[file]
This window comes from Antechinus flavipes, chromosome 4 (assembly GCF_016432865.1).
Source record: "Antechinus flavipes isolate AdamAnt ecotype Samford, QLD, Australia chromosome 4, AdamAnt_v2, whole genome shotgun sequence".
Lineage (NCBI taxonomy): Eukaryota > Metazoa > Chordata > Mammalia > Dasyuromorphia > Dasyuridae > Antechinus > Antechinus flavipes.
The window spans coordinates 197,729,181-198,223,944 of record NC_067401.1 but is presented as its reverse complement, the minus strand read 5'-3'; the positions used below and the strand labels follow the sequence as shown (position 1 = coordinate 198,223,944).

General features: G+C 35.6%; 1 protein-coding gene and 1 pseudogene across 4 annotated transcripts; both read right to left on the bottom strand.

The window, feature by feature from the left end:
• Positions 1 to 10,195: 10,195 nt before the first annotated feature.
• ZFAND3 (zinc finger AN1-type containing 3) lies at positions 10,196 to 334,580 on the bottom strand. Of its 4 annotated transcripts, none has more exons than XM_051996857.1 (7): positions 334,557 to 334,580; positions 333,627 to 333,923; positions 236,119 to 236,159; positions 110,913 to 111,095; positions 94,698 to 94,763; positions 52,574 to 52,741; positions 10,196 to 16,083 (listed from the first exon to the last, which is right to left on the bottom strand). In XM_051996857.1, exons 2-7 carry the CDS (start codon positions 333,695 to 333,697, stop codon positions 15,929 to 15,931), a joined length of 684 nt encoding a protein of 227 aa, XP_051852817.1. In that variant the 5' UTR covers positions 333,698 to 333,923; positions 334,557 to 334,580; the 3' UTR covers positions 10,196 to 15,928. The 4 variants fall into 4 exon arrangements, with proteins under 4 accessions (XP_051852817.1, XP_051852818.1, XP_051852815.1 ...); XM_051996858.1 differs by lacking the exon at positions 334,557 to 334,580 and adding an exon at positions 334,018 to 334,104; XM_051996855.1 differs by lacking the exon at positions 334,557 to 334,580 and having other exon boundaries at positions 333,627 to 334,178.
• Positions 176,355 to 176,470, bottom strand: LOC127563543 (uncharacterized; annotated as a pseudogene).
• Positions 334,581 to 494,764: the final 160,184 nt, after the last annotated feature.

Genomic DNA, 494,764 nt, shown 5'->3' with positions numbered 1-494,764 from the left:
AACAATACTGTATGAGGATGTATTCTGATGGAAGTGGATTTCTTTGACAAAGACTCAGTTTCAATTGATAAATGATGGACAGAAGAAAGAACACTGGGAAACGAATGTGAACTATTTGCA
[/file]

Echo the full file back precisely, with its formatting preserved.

This window comes from Antechinus flavipes, chromosome 4 (assembly GCF_016432865.1).
Source record: "Antechinus flavipes isolate AdamAnt ecotype Samford, QLD, Australia chromosome 4, AdamAnt_v2, whole genome shotgun sequence".
Lineage (NCBI taxonomy): Eukaryota > Metazoa > Chordata > Mammalia > Dasyuromorphia > Dasyuridae > Antechinus > Antechinus flavipes.
The window spans coordinates 197,729,181-198,223,944 of record NC_067401.1 but is presented as its reverse complement, the minus strand read 5'-3'; the positions used below and the strand labels follow the sequence as shown (position 1 = coordinate 198,223,944).

General features: G+C 35.6%; 1 protein-coding gene and 1 pseudogene across 4 annotated transcripts; both read right to left on the bottom strand.

The window, feature by feature from the left end:
• Positions 1 to 10,195: 10,195 nt before the first annotated feature.
• ZFAND3 (zinc finger AN1-type containing 3) lies at positions 10,196 to 334,580 on the bottom strand. Of its 4 annotated transcripts, none has more exons than XM_051996857.1 (7): positions 334,557 to 334,580; positions 333,627 to 333,923; positions 236,119 to 236,159; positions 110,913 to 111,095; positions 94,698 to 94,763; positions 52,574 to 52,741; positions 10,196 to 16,083 (listed from the first exon to the last, which is right to left on the bottom strand). In XM_051996857.1, exons 2-7 carry the CDS (start codon positions 333,695 to 333,697, stop codon positions 15,929 to 15,931), a joined length of 684 nt encoding a protein of 227 aa, XP_051852817.1. In that variant the 5' UTR covers positions 333,698 to 333,923; positions 334,557 to 334,580; the 3' UTR covers positions 10,196 to 15,928. The 4 variants fall into 4 exon arrangements, with proteins under 4 accessions (XP_051852817.1, XP_051852818.1, XP_051852815.1 ...); XM_051996858.1 differs by lacking the exon at positions 334,557 to 334,580 and adding an exon at positions 334,018 to 334,104; XM_051996855.1 differs by lacking the exon at positions 334,557 to 334,580 and having other exon boundaries at positions 333,627 to 334,178.
• Positions 176,355 to 176,470, bottom strand: LOC127563543 (uncharacterized; annotated as a pseudogene).
• Positions 334,581 to 494,764: the final 160,184 nt, after the last annotated feature.

Genomic DNA, 494,764 nt, shown 5'->3' with positions numbered 1-494,764 from the left:
AACAATACTGTATGAGGATGTATTCTGATGGAAGTGGATTTCTTTGACAAAGACTCAGTTTCAATTGATAAATGATGGACAGAAGAAAGAACACTGGGAAACGAATGTGAACTATTTGCA